Adrenocortical Carcinoma Case Study: Pixelle

History and Initial Treatment

Pixelle, a 13 year old Shih Tzu, started her long cancer journey in June of 2020 when she was diagnosed with a left-sided adrenal mass after undergoing a thorough workup for vomiting, polyuria/polydipsia, and intermittent urinary incontinence. A pheochromocytoma was ruled out as a low-dose dexamethasone suppression test was consistent with Cushing’s Disease (cortisol secreting tumor). 

Surgery was performed to remove the adrenal mass in July 2020. Excision of the mass was marginal, and invasion of the surrounding fat through the capsule was noted. Histopathology reported an adrenocortical carcinoma. Pixelle was treated with a five-dose course of intravenous Carboplatin from August to November of 2020. Restaging in December 2021 revealed a very slowly increasing right adrenal nodule, hyperechoic hepatomegaly, and a nodule adjacent to the left renal vein. 

In March 2022, local recurrence and a right adrenal nodule invading the caudal vena cava were noted. Pixelle was started on Palladia. In June 2022, local progression and a liver mass were seen on abdominal ultrasound. The liver mass was resected surgically. Initially presumed to be a primary liver carcinoma, histology revealed that it was a metastatic adrenocortical carcinoma. Subsequently, Pixelle was treated with several chemotherapy drugs following her surgical recovery, including 5-FU, Doxorubicin, Gemcitabine, and Carboplatin+Gemcitabine. The progressive disease/recurrence of the local tumor and main liver metastasis did not respond to traditional chemotherapy.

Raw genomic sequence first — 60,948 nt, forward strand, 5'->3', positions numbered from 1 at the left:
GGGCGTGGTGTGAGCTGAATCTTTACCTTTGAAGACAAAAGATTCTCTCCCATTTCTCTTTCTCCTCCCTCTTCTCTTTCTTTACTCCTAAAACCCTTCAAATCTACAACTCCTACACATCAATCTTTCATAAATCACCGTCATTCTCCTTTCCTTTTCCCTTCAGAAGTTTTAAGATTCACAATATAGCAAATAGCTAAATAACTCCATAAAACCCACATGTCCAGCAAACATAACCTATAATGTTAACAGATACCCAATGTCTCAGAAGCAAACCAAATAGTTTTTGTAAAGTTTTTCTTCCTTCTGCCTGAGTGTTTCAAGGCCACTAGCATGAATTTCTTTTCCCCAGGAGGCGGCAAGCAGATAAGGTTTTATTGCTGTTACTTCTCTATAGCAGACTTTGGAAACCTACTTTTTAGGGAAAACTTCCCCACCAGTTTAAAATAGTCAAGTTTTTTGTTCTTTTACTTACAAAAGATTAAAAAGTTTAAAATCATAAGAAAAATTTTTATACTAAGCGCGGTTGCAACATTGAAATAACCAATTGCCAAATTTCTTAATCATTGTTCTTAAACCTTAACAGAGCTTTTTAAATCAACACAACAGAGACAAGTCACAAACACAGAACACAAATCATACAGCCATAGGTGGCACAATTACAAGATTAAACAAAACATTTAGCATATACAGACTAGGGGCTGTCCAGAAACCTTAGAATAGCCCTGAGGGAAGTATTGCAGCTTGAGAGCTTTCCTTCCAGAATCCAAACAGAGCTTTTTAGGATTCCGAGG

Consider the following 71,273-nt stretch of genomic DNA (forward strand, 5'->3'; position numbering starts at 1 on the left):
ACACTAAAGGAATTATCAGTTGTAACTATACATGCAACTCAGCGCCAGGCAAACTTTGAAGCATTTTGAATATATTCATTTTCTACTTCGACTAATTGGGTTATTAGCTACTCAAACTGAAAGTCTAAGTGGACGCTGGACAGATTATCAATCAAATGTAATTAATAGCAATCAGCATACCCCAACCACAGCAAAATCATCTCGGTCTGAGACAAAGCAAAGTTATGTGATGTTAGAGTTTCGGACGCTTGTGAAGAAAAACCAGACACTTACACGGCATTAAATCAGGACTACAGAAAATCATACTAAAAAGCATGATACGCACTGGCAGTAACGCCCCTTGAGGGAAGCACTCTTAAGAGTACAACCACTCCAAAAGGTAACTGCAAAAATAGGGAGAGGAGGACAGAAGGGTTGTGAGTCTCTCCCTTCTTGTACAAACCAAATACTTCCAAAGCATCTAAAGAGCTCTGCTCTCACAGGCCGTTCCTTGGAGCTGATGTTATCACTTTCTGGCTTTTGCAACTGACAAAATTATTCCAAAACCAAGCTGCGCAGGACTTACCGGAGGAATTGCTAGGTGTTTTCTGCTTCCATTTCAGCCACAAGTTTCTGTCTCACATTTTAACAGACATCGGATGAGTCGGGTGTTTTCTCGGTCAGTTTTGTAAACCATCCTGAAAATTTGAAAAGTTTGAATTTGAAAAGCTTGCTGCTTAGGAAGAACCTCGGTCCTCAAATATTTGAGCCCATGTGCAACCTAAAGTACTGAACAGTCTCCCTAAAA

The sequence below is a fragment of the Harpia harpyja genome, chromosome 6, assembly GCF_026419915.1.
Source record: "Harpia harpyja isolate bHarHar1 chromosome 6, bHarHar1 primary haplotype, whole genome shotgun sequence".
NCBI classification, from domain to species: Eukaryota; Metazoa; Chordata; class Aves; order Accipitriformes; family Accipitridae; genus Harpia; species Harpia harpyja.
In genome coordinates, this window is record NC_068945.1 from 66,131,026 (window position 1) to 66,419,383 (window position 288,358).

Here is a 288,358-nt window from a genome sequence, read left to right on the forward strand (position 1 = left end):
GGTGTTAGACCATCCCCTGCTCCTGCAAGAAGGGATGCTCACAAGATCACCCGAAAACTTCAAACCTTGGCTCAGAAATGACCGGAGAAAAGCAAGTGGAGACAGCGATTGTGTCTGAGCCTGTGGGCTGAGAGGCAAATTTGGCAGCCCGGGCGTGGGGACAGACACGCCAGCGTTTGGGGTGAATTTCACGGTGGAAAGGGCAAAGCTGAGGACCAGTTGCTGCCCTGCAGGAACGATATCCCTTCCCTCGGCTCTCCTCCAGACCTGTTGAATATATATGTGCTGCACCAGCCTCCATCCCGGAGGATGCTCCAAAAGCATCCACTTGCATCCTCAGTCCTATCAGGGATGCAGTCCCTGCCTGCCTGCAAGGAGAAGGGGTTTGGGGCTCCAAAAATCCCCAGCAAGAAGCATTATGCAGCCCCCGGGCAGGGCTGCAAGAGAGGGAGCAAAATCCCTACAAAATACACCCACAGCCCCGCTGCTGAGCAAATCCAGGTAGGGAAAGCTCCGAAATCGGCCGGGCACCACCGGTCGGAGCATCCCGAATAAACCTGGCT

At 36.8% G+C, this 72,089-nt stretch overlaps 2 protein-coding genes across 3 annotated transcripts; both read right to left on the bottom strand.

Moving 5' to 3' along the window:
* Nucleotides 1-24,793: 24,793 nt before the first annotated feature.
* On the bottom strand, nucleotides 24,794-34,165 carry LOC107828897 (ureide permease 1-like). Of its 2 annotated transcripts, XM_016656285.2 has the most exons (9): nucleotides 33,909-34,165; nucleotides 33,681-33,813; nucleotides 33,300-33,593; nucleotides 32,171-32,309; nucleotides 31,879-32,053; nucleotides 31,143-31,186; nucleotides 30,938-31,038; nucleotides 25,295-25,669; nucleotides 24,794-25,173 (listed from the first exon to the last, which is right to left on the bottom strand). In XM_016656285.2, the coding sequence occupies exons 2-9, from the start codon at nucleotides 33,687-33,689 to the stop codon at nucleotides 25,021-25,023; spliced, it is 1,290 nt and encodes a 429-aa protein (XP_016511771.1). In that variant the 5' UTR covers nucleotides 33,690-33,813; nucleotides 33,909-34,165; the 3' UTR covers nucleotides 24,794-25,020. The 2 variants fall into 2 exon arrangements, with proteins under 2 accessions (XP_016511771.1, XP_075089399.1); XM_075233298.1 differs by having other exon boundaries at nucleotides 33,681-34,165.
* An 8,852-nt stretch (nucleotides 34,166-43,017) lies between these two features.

An abdominal ultrasound in March 2023 included the following findings:

  • Severely progressive liver mass – documented adrenal carcinoma metastasis
  • Progression of the nodule into the gallbladder (malignant in appearance)
  • Mild progression of local metastasis of the left adrenal gland anteriorly resected; invasion of the vena cava strongly suspected
  • Stable right adrenal nodule with slight invasion of the vena cava

Pixelle’s oncologist contacted FidoCure in March 2023 to enroll her for DNA sequencing of the original adrenal mass. 

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Before + After Olaparib X-Rays 
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Before + After Olaparib X-Rays 

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Precision Medicine Results and Treatment

Pixelle’s FidoCure Precision Medicine DNA sequencing revealed two mutations indicating potential therapeutic approaches, BRCA1 and PTEN; and three mutations of unknown clinical significance, ARID1A, P53, and TSC1. 

Gene: BRCA1  Mutation: Copy Number Loss

Therapy Considerations: Olaparib - 3 mg/kg/day PO; platinum-based chemotherapy

BRCA1 (Breast Cancer Susceptibility Gene 1) is a well-described tumor suppressor gene, particularly in human breast cancer. Normal BRCA proteins function in DNA repair and chromosome stability. BRCA1 regulates the key effectors that control the G2/M checkpoint, and is therefore believed to be involved in regulating the onset of mitosis. BRCA1 has other functions besides DNA damage sensing and cell cycling regulation, such as E3 ubiquitin ligase activity, chromatin remodeling, and homologous recombination. A common function between BRCA1 and BRCA2, homologous recombination is an essential DNA repair system that enables the error-free recovery of double strand breaks. Double strand breaks are the most severe DNA damage, the accumulation of which results in genetic translocation and cell death (Hatano et al., 2020).

BRCA1 and BRCA2 copy number loss due to their impact on gene expression and protein structure can contribute to disease development (Krepischi et al., 2012). Copy number variations (CNVs) can be classified as somatic or germline. Germline CNVs represent 4 to 28% of all inherited BRCA mutations depending on the study (Kwong et al., 2015). Pathogenic CNVs are more frequent in BRCA1 than BRCA2 and reach 27% and 8% of BRCA genetic variations respectively (Boujemaa et al., 2021).